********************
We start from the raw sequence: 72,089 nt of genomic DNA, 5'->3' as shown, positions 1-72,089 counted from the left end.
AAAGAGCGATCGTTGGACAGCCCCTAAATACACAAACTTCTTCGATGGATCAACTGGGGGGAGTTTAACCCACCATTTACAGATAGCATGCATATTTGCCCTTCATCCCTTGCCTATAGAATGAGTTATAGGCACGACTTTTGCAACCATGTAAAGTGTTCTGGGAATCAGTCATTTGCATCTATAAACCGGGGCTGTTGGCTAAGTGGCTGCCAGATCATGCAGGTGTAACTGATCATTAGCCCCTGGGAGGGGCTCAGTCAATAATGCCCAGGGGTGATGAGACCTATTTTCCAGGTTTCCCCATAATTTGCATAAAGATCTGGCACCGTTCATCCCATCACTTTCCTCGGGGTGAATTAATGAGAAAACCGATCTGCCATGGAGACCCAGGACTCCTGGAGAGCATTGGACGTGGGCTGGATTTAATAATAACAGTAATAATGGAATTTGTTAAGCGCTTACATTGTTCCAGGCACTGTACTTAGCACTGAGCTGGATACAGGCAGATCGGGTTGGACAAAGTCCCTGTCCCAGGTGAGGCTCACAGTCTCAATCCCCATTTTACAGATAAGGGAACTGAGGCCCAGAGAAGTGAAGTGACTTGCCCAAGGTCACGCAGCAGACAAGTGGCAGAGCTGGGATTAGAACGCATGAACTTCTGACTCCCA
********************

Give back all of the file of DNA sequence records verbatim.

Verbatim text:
We start from the raw sequence: 72,089 nt of genomic DNA, 5'->3' as shown, positions 1-72,089 counted from the left end.
AAAGAGCGATCGTTGGACAGCCCCTAAATACACAAACTTCTTCGATGGATCAACTGGGGGGAGTTTAACCCACCATTTACAGATAGCATGCATATTTGCCCTTCATCCCTTGCCTATAGAATGAGTTATAGGCACGACTTTTGCAACCATGTAAAGTGTTCTGGGAATCAGTCATTTGCATCTATAAACCGGGGCTGTTGGCTAAGTGGCTGCCAGATCATGCAGGTGTAACTGATCATTAGCCCCTGGGAGGGGCTCAGTCAATAATGCCCAGGGGTGATGAGACCTATTTTCCAGGTTTCCCCATAATTTGCATAAAGATCTGGCACCGTTCATCCCATCACTTTCCTCGGGGTGAATTAATGAGAAAACCGATCTGCCATGGAGACCCAGGACTCCTGGAGAGCATTGGACGTGGGCTGGATTTAATAATAACAGTAATAATGGAATTTGTTAAGCGCTTACATTGTTCCAGGCACTGTACTTAGCACTGAGCTGGATACAGGCAGATCGGGTTGGACAAAGTCCCTGTCCCAGGTGAGGCTCACAGTCTCAATCCCCATTTTACAGATAAGGGAACTGAGGCCCAGAGAAGTGAAGTGACTTGCCCAAGGTCACGCAGCAGACAAGTGGCAGAGCTGGGATTAGAACGCATGAACTTCTGACTCCCA